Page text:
Tracy: Did you do, were you doing more print work first and then had to transition into web because like I have done that and it isn’t it, there’s very specific things. So like, uh, how was that for you? Uh, that transition of losing control of where the bottom is and the sides are and what color exactly it is.

Sue: I didn’t do a lot of print. Um, I didn’t like newsletter designs that people would email each other a print with sort of spotty here and there. Like anytime there was an opportunity at my stupid sales job to go do something design wise, I would do it and I would make it in whatever program I could at the time, word or PowerPoint or whatever. Um, so for me there were no constraints and the flexibility of the space with something that I was excited to jump into. But I know I’ve worked with a lot of designers who don’t want to do web and they might give me there, there mockups in Photoshop, say, and then asked me to convert that into a website and they don’t know about web design so they don’t design for the web. Um, so I didn’t really have those problems. But as a teacher at a university where I’m teaching students mostly web and interactive media, I do teach some undergraduate, um, you know, intro courses, skills based, but a lot of the students are stuck on that four corners idea. And when I say no, it’s this flexible space, you know, you can go as wide or as tall as you want and they will continually make boxes and then put their stuff inside boxes. No more boxes. Yeah. So I don’t really have that problem. Uh, but I, I honor and respect it. I understand that it can be difficult. Uh, and maybe sometimes I’d say I have slightly the reverse issue where I feel somewhat constrained by the four corners of a print design. Ah, yes. Yep. Still true. But I think there’s room for me and us, you know, to go into that AR VR space, like I just heard about this tool called h five p. Have you heard of that? There is a plugin for WordPress. I haven’t tested it out yet, but there’s, the plugin exists for other platforms, like in the education industry, we use Moodle, which is like blackboard, like a learning management system. Um, and so this plugin allows you to do more interactive things like flashcards, like I think more educationally, but I’m, I just found out about it like yesterday and downloaded the plugin but haven’t installed it yet and in the test site to play with it. But I love it. There’s so many new things that we can do. WordPress has been such a, a relief for me to get away from the Dreamweaver world.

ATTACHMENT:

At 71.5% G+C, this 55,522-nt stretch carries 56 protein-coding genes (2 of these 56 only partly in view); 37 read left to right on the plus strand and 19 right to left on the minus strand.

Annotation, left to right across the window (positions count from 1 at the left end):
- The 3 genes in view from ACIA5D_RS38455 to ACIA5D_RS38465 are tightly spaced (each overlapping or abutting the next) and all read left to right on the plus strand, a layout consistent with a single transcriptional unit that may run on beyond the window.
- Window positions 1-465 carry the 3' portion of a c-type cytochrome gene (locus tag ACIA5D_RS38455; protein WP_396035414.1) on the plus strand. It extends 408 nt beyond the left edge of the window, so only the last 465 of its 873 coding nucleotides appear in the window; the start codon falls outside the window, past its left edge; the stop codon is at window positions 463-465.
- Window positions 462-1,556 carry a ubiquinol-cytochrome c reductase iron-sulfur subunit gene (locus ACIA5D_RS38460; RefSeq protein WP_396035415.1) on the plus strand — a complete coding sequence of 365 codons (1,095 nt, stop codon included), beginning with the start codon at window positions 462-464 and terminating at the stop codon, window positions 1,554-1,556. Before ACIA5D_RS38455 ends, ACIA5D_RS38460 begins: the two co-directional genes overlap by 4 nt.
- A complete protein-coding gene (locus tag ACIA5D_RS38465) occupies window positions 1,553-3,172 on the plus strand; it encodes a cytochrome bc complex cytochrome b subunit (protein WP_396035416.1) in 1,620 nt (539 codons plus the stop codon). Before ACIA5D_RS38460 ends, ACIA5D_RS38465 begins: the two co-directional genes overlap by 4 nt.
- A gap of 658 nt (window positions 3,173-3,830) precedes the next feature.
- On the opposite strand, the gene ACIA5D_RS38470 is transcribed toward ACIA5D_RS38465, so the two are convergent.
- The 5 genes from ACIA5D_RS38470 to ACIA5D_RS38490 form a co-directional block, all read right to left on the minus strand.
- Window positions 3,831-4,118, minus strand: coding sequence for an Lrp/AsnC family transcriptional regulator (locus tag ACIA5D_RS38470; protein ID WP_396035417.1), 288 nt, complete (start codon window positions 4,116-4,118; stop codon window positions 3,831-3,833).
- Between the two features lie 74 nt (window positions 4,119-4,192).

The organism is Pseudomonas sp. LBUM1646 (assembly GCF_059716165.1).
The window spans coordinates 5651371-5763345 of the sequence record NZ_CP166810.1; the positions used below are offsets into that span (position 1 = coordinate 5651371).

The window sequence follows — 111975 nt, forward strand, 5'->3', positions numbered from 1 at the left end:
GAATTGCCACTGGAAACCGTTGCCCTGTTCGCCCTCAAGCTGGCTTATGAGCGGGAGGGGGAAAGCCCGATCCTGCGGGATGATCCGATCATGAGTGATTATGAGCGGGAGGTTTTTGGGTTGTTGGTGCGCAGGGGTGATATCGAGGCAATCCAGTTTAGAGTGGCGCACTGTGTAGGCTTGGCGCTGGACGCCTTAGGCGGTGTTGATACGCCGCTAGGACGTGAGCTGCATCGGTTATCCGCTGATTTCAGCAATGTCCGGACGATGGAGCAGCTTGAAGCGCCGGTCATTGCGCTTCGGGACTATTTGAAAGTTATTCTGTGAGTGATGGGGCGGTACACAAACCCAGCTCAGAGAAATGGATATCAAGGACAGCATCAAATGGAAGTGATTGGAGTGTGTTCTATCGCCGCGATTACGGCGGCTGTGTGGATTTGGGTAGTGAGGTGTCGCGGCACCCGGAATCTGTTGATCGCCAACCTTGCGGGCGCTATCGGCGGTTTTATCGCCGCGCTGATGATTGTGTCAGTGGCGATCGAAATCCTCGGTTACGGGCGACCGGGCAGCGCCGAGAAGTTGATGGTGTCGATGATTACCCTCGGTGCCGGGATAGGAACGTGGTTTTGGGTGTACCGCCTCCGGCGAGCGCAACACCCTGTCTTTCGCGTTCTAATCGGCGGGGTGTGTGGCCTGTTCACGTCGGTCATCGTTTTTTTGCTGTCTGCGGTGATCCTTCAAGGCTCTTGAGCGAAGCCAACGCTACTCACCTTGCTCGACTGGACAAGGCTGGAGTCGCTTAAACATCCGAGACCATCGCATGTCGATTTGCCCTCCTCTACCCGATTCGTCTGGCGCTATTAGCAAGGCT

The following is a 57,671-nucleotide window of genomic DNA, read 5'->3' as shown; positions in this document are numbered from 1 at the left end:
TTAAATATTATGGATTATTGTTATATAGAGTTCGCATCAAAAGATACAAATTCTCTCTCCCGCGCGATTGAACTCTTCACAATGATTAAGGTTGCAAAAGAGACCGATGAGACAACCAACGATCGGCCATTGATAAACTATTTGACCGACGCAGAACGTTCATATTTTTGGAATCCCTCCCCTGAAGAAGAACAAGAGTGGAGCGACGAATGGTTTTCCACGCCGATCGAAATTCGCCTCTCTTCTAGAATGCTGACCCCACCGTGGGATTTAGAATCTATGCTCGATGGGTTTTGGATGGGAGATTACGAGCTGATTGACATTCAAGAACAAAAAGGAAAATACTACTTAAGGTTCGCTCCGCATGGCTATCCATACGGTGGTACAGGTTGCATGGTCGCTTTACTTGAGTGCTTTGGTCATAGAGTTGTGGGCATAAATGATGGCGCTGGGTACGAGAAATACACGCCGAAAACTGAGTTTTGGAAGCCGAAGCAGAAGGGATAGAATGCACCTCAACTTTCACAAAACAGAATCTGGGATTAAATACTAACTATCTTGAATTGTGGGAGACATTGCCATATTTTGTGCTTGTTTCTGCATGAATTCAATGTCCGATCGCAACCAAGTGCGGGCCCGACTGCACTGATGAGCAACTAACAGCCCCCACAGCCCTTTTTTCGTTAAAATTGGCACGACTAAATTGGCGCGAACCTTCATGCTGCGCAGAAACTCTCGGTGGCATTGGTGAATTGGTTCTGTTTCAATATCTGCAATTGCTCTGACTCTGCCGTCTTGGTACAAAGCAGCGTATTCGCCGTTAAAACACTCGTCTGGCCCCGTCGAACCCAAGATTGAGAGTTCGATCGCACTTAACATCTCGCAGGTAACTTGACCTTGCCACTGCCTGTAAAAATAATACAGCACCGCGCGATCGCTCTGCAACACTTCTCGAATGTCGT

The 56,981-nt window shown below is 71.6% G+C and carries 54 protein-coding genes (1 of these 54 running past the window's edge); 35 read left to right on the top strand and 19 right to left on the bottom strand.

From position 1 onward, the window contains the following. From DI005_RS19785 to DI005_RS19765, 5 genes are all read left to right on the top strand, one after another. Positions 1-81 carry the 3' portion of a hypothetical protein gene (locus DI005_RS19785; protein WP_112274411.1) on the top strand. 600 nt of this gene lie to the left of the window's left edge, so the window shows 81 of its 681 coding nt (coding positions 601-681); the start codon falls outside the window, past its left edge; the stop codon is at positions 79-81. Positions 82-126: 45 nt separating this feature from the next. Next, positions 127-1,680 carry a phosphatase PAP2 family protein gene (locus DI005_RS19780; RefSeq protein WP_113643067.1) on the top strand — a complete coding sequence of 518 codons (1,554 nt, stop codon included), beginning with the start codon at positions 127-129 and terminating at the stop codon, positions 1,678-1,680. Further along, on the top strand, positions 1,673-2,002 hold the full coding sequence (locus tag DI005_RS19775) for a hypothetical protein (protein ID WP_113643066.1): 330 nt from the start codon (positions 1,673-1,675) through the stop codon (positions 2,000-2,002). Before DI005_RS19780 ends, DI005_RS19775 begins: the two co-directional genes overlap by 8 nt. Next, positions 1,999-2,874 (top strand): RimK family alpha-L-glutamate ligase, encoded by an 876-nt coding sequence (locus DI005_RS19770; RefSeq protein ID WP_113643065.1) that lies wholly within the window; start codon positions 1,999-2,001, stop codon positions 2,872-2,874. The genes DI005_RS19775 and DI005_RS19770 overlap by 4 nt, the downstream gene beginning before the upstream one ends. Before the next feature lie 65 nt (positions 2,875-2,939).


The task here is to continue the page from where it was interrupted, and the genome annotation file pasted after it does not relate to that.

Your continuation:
Angela: So how much of your time do you spend in the Adobe world since you are an Adobe certified expert and doing Adobe instruction versus working with WordPress and building WordPress sites and teaching WordPress?

Sue: That’s a great question. So I teach full time at a university. That’s the bulk of my week. And then I run lucky chair evenings and weekends, uh, because school does take up a lot of time cause there’s more to it than just teaching. There’s lots of services and then their scholarship that you’re supposed to do as part of it, like courses on linkedin or writing books or whatever. Um, I try to have about five or six projects going on the side just to keep things fresh and try out new stuff. So, um, and then I do a lot of service learning projects in the classroom. I think it’s really important that my students know how to use WordPress. So one of the things that we do is every semester we’ll pick a local nonprofit that either doesn’t have a website or needs a website refresh and we’ll rebuild it in WordPress. So it gives the students real world experience. It gives the customer something fresh and contemporary, uh, and it’s a win win for everyone. Plus it makes our school look good and good for the community. Um, so one of the things we’ll do is everybody gets a crack at designing a homepage and then they get to make the presentation the customer in person and show off what they’ve done and justify why they made decisions. Then the customer picks one from the many. And then as a group we build it based on the winning design. So there’s a lot of things that they learn along the way. Like how to set up a menu, um, how to deal with the footer custom colors,

Tracy: How does sell your design so that the claim says, doesn’t say, I just want that purple instead of

Sue: Exactly. Yeah, definitely.

Angela: That’s really cool.